What is a Pretrial in a Criminal Case?

If any of your loved ones or you are facing criminal charges, you are certainly anxious about the case proceedings and how things are going to work in the trial. Of course, the anxiety you feel stems from the insecurities and lack of information regarding the legal process, the potential of the case, and the consequences you or your loved one might have to face in the future.

Uncertainty about the case proceedings can be traumatic and stressful, even if the changes are minor. The best way to gather any information about the legal process or the case proceedings is to get the help of an experienced lawyer. Until you get the help of an experienced attorney for your charges, this article will give you a standard view of the criminal case and what is a pretrial in a criminal case phase.

Overview of a criminal case

A criminal proceeding generally moves ahead with three stages, pretrial, trial, and post-trial. All of these steps include multiple stages. However, most of the criminal cases are streamlined. For instance, if both the parties (prosecution and defendant) come to a plea bargain agreement approved by the court, then there will be no further trial phase.

Pretrial stages of a criminal case

What is a pretrial in a criminal case? A pretrial phase of a case either starts with an arrest of the criminal, the issuance of summoning,ing or begins with the criminal proceedings. Moreover, the pretrial phase of a criminal case contains everything that happens just after the arrest of a criminal. Summons or citations are issued when the jury has been selected, which actually marks the beginning of the trial. The pretrial stage of any criminal case consists of the major part of the case.

There are various things that take place during the pretrial phase, including:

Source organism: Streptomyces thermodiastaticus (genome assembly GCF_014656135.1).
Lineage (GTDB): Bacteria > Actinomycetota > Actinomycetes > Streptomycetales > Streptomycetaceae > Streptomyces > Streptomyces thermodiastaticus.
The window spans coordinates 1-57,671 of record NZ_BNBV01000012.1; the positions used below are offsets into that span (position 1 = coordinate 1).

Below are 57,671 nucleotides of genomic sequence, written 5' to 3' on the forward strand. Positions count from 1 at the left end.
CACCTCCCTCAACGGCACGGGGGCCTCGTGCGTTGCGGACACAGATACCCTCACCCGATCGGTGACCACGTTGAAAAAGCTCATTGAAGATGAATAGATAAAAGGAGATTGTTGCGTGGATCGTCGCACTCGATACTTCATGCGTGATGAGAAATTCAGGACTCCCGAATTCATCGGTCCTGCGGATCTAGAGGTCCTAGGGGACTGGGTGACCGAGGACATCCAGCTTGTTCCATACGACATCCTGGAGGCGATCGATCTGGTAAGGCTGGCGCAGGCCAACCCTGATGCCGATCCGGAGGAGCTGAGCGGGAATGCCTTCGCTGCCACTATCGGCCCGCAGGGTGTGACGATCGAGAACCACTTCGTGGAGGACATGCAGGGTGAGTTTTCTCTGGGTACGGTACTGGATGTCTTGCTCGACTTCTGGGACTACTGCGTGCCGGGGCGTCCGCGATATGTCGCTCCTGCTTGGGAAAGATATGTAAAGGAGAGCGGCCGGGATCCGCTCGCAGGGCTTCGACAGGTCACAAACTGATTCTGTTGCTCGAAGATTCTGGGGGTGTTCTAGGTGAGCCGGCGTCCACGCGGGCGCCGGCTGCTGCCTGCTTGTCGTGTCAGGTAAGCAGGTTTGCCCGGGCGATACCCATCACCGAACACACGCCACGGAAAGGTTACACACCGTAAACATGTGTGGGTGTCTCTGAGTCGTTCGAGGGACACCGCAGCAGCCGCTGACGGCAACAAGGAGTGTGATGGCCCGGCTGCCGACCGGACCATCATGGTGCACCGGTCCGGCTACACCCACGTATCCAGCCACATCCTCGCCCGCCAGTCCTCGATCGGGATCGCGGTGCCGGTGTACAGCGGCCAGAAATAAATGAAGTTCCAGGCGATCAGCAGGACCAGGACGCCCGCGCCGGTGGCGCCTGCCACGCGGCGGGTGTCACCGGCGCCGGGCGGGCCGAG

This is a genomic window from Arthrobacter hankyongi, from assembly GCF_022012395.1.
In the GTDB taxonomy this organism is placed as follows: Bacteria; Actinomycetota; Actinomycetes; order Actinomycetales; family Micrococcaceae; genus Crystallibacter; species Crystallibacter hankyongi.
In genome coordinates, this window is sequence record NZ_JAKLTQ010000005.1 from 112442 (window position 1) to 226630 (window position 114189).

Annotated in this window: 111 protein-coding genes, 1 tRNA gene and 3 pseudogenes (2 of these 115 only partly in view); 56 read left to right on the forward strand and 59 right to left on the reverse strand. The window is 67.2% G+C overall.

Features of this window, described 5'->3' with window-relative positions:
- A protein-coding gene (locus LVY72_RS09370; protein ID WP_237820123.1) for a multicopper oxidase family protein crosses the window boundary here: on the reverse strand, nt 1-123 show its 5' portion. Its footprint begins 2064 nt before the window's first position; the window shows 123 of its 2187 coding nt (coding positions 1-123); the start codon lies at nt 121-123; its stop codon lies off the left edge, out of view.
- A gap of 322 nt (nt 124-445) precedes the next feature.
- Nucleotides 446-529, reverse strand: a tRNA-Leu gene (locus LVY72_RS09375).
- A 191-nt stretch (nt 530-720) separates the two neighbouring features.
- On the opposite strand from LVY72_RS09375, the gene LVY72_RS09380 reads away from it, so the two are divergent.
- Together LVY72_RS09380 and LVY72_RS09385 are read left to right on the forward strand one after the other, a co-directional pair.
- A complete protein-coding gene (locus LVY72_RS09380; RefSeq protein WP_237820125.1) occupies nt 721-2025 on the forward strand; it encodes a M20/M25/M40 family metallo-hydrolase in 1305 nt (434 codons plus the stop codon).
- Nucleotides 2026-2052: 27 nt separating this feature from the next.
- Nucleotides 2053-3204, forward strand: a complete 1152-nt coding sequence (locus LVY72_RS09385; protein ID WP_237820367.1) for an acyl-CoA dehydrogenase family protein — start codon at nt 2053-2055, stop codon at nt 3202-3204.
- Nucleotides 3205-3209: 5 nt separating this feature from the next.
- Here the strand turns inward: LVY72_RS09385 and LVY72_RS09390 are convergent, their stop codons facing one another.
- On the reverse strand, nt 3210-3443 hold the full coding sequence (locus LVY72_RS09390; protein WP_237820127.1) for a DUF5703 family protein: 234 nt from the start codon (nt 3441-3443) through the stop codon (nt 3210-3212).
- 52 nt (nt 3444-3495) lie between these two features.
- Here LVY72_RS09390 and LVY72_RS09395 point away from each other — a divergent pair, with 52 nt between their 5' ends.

• First appearance
  • Identifying the actual cause
  • Arraignments
  • Trial preparations
  • Bail bond hearing
  • Pretrial meetings
  • Discovery and investigations
  • Plea bargaining
  • Withdrawal of the case

In some cases, more than one or two steps can be combined. For example, at an early pretrial conference, a request for the bail bond reduction can be addressed. Your attorney will guide you through the steps and will clear your confusion about the case proceedings and how to deal with every court appearance and the case in general.

When the pretrial starts, you can also negotiate with the lawyer or judge to proceed the case to trial on your own. The procedure may contain:

  • Independent investigation
  • Identification of any flaw or clue in the prosecution’s case
  • Gathering witnesses and collecting pieces of evidence
  • Consulting experts and having diverse opinions

Pretrial hearings

Pretrial hearings are basically the court dates in which the lawyers of both parties from the criminal case make pretrial hearings or conferences. These hearings determine the need of the trial, such as permissible evidence, witnesses, or whether the case is eligible to be placed for a trial. Pretrial hearings are also called preliminary hearings that often takes place after the arraignments. During the preliminary hearings, the jury has to decide whether the crime is serious enough to conduct an investigation. Otherwise, the jury evaluates the evidence and considers if the defendant has committed the probable crime.

So, what is a pretrial in a criminal case? It is important to note that the pretrial hearings are not the ones in which the defendant would be sentenced innocent or guilty. If your case moves to the trial phase, only then the jury can conclude if the defendant is potentially guilty or innocent.

What issues should be resolved in the pretrial hearing?

The issues that are usually discussed in the pretrial hearing are purely based on the severity of the case. Lawyers of any of the parties can file a motion to remove or exclude particular evidence or testimony. Moreover, they can also file a request to change the venue, to provide information that someone thinks the prosecutor is concealing.

Depending on the nature of the case, a criminal lawyer can submit a motion to entirely dismiss the case if: the case has no proper evidence; both the parties have come to an arrangement before the trial, or the jury has been selected wrongly.

The judge has the right to make the decision right away during the pretrial hearing or s/he can provide the parties a new hearing date to come for the answers to their motions.

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